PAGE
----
LONDON (Reuters) – Germany’s 30-year government bond yield rose into positive territory on Tuesday for the first time in over a month, lifted by expectations for fiscal stimulus and uncertainty over whether the ECB will launch asset purchases this week.
Germany can counter a possible economic crisis by injecting billions of euros into the economy, Finance Minister Olaf Scholz said on Tuesday, signaling readiness for a big stimulus package if the economy tips into recession.
“If those rumors actually become true and you got a strong fiscal boost from the German side it would be worth taking a look at how markets reacted following Trump’s election in 2016,” said KBC rates strategist Mathias van der Jeugt.
Bond yields surged in late 2016 following Donald Trump’s U.S. presidential victory, which fueled expectations for massive fiscal stimulus.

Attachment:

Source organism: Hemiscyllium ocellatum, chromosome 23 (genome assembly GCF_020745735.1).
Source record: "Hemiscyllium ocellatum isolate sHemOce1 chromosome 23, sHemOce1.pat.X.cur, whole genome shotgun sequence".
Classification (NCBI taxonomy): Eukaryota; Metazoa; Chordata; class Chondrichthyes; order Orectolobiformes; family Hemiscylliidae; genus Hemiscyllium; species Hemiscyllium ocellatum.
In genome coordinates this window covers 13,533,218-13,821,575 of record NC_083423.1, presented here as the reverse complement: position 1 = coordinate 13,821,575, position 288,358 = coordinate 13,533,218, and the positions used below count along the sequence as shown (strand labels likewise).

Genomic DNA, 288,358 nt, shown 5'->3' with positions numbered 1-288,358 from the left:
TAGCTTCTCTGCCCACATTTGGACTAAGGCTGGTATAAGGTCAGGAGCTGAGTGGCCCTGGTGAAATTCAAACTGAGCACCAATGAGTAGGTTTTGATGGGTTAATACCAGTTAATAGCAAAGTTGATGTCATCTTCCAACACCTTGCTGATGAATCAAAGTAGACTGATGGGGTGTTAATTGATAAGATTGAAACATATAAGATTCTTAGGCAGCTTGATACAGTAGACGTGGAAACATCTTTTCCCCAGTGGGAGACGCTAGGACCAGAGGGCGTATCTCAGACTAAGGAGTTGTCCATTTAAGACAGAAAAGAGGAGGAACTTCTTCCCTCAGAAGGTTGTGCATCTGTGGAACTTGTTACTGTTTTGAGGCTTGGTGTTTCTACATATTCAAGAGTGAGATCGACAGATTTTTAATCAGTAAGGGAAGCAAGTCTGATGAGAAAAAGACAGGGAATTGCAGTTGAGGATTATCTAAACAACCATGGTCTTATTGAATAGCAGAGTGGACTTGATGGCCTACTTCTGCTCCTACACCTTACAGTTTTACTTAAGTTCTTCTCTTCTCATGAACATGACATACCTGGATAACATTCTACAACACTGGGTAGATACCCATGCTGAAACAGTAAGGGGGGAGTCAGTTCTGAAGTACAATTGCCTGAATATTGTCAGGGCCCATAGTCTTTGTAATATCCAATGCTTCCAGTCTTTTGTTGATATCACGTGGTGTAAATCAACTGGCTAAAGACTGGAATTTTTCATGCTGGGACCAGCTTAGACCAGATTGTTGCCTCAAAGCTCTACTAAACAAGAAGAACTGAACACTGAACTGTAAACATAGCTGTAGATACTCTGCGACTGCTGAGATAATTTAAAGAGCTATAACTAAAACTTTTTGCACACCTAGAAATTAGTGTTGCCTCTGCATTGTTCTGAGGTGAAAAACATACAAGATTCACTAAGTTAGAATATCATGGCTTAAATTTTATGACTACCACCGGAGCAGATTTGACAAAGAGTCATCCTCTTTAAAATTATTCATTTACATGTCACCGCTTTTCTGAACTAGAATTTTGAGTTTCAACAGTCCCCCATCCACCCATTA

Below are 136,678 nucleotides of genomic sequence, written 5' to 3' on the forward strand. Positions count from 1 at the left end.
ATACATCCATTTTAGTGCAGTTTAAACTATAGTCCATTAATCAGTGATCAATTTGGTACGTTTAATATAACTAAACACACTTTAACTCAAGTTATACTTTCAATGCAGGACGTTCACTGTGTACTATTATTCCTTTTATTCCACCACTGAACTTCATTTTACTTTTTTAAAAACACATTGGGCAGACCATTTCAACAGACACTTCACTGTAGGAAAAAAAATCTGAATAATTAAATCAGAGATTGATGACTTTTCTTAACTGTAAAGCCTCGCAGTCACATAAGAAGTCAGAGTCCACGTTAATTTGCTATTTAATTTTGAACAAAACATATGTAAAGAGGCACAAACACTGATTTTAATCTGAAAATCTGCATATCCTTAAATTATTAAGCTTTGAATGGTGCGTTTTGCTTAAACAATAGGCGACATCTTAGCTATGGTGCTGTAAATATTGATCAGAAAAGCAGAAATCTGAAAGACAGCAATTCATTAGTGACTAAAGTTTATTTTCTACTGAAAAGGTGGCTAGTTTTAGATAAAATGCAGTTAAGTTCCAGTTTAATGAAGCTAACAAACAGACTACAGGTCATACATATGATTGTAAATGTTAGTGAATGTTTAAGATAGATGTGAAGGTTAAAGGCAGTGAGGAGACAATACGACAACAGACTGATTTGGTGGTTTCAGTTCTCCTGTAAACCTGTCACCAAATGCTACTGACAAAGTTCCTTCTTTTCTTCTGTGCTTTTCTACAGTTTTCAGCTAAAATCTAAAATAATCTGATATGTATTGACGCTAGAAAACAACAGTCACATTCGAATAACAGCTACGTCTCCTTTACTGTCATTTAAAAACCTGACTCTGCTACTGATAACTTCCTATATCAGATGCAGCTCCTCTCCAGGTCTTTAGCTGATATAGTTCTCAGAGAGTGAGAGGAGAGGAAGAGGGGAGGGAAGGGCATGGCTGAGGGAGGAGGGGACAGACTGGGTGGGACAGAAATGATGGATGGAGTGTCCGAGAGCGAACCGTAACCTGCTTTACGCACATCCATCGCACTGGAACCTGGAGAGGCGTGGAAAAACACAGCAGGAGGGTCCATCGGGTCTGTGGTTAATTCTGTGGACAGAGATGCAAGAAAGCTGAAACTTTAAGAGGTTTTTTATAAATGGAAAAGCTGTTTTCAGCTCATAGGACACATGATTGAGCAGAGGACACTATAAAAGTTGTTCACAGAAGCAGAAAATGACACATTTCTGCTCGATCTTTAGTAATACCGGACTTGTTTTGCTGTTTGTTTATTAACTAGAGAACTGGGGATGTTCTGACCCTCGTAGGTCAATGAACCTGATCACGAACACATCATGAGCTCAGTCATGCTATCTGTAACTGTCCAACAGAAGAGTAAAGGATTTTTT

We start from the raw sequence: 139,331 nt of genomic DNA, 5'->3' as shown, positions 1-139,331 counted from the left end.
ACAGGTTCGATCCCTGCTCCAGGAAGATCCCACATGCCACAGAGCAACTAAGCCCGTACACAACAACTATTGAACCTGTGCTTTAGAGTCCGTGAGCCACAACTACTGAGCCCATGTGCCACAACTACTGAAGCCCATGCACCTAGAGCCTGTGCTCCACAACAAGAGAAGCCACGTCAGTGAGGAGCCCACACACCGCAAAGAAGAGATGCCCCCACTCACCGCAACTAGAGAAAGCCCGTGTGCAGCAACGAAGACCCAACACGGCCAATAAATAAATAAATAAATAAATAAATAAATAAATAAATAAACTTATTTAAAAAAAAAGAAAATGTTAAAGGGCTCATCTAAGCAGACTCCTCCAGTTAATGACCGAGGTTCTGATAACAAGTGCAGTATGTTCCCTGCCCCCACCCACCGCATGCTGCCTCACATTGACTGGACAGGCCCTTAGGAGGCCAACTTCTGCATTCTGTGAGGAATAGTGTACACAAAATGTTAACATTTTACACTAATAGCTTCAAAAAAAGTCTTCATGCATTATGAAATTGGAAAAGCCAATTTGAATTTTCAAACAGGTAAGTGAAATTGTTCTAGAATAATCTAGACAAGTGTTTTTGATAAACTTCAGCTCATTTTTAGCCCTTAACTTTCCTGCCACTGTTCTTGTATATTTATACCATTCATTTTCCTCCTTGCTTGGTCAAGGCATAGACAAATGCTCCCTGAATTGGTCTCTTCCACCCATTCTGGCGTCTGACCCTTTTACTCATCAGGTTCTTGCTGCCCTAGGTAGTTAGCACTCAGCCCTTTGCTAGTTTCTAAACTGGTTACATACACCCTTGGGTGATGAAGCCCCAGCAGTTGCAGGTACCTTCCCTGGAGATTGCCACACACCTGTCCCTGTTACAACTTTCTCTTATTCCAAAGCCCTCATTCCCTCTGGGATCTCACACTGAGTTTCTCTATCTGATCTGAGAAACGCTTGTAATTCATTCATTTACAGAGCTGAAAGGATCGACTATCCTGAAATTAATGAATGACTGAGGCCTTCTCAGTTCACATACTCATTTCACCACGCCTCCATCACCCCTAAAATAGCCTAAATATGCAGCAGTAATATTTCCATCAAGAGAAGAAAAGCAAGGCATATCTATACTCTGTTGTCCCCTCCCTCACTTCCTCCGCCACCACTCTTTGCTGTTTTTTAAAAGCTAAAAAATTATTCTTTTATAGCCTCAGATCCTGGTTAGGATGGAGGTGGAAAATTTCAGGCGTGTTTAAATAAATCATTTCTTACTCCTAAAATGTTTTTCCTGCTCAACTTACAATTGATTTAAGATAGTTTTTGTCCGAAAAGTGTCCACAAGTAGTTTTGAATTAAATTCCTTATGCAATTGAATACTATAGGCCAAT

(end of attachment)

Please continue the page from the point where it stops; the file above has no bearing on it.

On Monday, Reuters reported Germany was considering creating a “shadow budget” to boost public investment above and beyond limits set by its national debt rules, sparking a bond sell-off.
The 30-year German Bund yield rose as much as 4 basis points on Tuesday to 0.009% , its highest since early August. It was hovering around 0% in late trade.
A return of the 30-year bond to a positive yield would mean the entire curve of the euro zone’s benchmark bond issuer would no longer be in negative territory.